Charles Murray’s new book addresses topics ranging from the specifics of day-to-day workplace behavior to the ultimate sources of human flourishing.
The prospect of the dollar failing, and the international monetary system with it, looks increasingly inevitable. The dollar nearly ceased to function as the world’s reserve currency in 1978, and similar symptoms can be seen today.
An ambitious new book grapples with some of the thorniest socio-moral questions ever to have bedeviled political philosophers, falling short when it attempts to apply its meta-morality to a practical issue.
While many have investigated the causes of the financial crash, few have examined the public’s reaction to it.
Twenty years ago, James Q. Wilson powerfully articulated the idea that humans’ moral sense is innate, not learned.
George Gilder’s vision of data-driven capitalism has much to recommend it, but caution is warranted.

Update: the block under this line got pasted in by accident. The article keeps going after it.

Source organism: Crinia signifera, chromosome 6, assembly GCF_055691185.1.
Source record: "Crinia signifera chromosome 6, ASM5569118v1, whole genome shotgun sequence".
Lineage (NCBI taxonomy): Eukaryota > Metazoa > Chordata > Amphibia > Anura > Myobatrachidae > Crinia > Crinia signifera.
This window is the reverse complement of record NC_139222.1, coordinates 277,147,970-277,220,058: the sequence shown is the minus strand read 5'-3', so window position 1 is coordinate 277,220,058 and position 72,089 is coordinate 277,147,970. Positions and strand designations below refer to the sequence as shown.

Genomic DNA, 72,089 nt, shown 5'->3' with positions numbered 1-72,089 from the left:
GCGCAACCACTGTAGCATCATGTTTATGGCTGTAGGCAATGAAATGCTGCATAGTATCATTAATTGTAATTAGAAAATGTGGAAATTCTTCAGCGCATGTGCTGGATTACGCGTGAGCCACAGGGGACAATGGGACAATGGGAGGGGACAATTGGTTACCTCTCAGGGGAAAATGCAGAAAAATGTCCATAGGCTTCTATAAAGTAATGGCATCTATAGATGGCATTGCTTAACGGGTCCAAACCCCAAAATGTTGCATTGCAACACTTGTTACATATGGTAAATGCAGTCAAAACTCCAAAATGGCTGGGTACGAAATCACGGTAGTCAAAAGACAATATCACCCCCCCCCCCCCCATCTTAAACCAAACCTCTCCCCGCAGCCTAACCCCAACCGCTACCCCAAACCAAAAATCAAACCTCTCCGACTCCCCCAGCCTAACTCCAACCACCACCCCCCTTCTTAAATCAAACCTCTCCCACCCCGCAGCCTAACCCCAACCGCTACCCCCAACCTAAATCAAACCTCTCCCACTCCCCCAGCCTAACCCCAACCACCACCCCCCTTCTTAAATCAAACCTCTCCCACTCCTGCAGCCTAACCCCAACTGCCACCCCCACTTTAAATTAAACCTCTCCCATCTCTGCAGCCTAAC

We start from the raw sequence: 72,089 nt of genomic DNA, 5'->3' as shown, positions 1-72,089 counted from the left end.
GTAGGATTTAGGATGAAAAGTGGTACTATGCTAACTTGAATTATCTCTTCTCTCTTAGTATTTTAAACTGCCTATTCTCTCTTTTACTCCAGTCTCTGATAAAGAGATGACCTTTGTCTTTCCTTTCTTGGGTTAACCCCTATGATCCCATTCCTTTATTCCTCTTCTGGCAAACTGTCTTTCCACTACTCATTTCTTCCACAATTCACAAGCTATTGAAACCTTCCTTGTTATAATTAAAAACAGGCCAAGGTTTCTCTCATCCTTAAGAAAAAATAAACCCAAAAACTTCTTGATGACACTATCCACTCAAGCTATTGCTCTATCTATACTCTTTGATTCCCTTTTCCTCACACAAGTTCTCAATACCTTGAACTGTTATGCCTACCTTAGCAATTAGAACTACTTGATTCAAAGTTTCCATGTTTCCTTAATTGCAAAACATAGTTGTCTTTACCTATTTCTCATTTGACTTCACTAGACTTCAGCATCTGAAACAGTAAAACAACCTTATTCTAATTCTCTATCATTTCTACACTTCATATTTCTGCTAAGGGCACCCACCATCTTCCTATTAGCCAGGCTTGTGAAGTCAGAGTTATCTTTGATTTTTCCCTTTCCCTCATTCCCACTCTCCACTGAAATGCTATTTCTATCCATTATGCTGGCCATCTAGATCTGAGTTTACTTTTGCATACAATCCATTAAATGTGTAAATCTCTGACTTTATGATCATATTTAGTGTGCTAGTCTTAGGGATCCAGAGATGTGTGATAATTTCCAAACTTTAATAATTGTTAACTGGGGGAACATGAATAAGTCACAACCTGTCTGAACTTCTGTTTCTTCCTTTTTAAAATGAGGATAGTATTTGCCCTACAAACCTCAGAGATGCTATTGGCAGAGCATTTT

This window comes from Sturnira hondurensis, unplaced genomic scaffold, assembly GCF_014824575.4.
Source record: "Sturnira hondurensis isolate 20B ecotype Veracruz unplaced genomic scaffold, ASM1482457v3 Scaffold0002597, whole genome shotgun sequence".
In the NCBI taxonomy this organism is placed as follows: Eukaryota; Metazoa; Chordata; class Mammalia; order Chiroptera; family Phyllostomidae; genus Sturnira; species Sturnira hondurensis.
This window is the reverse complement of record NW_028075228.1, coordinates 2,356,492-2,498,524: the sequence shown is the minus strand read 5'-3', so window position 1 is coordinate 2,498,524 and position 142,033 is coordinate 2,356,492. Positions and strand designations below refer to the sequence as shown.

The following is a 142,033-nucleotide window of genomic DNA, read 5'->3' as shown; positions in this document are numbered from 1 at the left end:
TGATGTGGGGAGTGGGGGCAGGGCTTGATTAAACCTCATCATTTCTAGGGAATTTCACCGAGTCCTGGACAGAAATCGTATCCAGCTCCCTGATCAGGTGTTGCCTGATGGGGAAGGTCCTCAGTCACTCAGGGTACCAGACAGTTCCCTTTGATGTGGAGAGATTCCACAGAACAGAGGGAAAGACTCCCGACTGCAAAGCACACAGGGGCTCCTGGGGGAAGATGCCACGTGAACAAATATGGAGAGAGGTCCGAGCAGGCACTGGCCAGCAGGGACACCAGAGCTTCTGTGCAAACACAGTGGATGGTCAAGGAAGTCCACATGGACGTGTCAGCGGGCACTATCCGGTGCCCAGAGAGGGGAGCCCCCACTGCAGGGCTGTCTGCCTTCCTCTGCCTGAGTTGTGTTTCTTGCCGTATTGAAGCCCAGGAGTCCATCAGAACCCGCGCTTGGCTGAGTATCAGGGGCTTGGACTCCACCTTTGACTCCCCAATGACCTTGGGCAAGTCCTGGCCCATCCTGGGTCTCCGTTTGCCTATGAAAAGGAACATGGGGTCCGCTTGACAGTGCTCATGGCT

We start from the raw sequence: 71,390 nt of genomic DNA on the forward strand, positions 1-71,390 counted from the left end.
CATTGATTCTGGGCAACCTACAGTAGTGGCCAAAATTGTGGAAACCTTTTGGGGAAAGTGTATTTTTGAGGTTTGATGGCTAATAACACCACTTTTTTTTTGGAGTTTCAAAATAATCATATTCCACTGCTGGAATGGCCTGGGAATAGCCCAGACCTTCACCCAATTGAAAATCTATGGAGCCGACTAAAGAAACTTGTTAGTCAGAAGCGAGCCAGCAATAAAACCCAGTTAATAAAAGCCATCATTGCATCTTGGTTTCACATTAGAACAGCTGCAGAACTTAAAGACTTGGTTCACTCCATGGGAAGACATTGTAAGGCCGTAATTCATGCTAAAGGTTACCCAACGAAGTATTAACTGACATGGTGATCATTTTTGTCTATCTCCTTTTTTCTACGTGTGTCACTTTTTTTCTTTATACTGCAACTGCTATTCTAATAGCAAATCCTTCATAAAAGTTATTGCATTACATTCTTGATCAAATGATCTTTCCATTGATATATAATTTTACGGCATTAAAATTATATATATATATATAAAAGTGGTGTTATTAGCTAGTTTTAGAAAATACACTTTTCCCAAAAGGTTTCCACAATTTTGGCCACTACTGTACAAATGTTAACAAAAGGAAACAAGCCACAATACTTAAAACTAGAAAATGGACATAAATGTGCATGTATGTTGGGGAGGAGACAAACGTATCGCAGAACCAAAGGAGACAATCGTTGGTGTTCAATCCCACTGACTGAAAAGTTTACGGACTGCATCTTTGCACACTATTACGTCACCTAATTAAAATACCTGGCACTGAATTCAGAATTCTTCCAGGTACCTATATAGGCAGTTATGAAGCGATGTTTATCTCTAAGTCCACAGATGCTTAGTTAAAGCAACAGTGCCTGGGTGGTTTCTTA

In his latest book, Charles Murray says that today's America would be unrecognizable to our Founding Fathers.
Jonathan Last’s recent book gives an incisive analysis of the plummeting U.S. birth rate's key economic effects.
The great economist turned political science on its head. But a new book says Olson was off base.
Akhil Reed Amar seeks to establish a new approach to jurisprudence.
Nobel Prize–winning economist Ronald Coase and Professor Ning Wang on the transformation of the Chinese economy.
A new book offers an instructive lesson on the unhappy surprises caused by the government’s attempts to manipulate the housing market.
Several states are considering legalizing marijuana. Here are some things you should know.
Corruption threatens freedom and economic growth around the world.
Vivek Wadhwa on the immigrant exodus that threatens the United States.
Are there limits to markets?
Edward Conard argues that in the wake of the commercialization of the Internet, the structure of our unrealized investment opportunities has changed dramatically.
What a difference a century makes in the portrayal of country folk.
Liberals, economic illiteracy, and The Tyranny of Clichés.
Jim Manzi’s new book is a powerful indictment of political central planning.